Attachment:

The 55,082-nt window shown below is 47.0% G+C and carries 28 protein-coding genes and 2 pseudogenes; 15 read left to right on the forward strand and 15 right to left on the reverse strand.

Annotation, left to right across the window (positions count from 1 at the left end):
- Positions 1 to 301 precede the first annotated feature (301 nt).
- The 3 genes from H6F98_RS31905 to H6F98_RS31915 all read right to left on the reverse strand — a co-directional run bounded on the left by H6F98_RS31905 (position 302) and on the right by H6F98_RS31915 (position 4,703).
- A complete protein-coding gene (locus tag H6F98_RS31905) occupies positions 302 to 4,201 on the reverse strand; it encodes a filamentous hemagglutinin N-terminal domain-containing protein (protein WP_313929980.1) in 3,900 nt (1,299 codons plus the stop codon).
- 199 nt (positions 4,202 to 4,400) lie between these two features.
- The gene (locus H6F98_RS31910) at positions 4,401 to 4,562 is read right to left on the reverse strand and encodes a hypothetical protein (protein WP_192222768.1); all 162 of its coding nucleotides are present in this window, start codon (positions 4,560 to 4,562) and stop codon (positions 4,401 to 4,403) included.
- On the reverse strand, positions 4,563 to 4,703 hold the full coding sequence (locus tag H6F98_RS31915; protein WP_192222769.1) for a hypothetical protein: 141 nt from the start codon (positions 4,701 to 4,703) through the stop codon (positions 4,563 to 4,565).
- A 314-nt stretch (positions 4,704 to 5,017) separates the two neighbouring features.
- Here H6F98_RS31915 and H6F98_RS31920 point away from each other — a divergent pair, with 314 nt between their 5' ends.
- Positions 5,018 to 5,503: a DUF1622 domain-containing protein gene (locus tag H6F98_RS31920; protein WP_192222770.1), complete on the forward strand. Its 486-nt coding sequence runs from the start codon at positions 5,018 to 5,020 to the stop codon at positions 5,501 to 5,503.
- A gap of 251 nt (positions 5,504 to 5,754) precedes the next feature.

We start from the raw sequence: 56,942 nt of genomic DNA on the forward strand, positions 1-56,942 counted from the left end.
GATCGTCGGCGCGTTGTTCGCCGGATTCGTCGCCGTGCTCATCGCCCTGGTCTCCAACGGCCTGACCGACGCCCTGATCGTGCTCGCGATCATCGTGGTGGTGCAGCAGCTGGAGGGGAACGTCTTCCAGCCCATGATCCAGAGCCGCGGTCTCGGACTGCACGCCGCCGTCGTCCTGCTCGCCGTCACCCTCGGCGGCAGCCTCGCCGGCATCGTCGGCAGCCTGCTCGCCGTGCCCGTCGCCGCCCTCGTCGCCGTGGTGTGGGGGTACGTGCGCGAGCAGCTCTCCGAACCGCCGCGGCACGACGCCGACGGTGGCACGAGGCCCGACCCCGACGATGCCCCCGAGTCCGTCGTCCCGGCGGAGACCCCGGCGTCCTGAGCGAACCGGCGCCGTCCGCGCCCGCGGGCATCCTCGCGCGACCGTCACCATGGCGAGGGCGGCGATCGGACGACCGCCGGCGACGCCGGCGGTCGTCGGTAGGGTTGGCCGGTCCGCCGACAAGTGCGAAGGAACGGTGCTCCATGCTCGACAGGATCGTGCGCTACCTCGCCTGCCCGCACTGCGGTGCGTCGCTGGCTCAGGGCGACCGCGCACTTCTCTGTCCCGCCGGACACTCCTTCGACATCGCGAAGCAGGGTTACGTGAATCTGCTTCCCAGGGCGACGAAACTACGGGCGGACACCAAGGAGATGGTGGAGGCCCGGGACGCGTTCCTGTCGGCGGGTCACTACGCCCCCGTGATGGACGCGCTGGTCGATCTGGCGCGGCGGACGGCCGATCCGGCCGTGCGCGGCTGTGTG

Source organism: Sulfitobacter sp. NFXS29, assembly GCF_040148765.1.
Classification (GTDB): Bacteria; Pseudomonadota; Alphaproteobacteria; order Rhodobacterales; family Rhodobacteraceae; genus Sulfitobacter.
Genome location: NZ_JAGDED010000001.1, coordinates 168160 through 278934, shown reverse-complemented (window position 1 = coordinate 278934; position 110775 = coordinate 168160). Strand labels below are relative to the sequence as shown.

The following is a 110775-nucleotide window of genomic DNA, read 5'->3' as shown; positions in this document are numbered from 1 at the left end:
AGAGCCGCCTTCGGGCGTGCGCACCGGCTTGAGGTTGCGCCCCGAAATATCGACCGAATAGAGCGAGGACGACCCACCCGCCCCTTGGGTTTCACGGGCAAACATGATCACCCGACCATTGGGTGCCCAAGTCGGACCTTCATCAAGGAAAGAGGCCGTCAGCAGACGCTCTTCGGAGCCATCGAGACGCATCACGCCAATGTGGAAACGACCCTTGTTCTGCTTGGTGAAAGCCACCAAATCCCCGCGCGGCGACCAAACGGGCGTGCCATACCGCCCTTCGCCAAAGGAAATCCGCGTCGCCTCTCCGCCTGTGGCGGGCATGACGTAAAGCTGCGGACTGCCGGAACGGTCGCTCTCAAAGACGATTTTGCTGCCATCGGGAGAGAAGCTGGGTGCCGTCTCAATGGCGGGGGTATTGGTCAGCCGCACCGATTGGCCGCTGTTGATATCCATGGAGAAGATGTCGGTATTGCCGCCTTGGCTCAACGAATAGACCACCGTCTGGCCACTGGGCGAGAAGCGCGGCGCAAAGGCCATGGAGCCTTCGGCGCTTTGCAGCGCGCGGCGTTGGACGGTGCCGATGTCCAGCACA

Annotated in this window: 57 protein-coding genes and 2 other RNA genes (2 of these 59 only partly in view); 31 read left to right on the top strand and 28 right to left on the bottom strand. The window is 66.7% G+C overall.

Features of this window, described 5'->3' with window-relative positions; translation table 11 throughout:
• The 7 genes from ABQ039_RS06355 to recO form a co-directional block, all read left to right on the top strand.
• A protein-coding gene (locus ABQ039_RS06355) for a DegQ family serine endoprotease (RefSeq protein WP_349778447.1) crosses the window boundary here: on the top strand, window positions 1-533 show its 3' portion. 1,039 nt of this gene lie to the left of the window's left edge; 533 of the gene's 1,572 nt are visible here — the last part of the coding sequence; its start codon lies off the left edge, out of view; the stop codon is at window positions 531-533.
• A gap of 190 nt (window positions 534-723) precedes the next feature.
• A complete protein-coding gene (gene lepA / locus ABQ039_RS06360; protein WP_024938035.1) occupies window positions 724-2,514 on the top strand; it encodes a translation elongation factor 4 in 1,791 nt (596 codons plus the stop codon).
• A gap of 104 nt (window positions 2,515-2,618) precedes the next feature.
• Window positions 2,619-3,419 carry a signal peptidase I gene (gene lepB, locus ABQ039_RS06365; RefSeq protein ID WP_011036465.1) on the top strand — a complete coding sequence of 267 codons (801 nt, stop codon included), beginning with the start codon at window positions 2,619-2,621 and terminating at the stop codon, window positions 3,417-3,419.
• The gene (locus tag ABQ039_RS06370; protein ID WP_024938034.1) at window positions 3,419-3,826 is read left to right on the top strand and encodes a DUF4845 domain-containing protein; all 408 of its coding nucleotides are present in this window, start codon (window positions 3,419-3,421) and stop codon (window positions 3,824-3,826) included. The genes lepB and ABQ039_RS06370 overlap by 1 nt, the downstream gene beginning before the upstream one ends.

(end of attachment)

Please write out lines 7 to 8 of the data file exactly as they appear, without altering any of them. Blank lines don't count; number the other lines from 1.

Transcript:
- The gene (locus H6F98_RS31910) at positions 4,401 to 4,562 is read right to left on the reverse strand and encodes a hypothetical protein (protein WP_192222768.1); all 162 of its coding nucleotides are present in this window, start codon (positions 4,560 to 4,562) and stop codon (positions 4,401 to 4,403) included.
- On the reverse strand, positions 4,563 to 4,703 hold the full coding sequence (locus tag H6F98_RS31915; protein WP_192222769.1) for a hypothetical protein: 141 nt from the start codon (positions 4,701 to 4,703) through the stop codon (positions 4,563 to 4,565).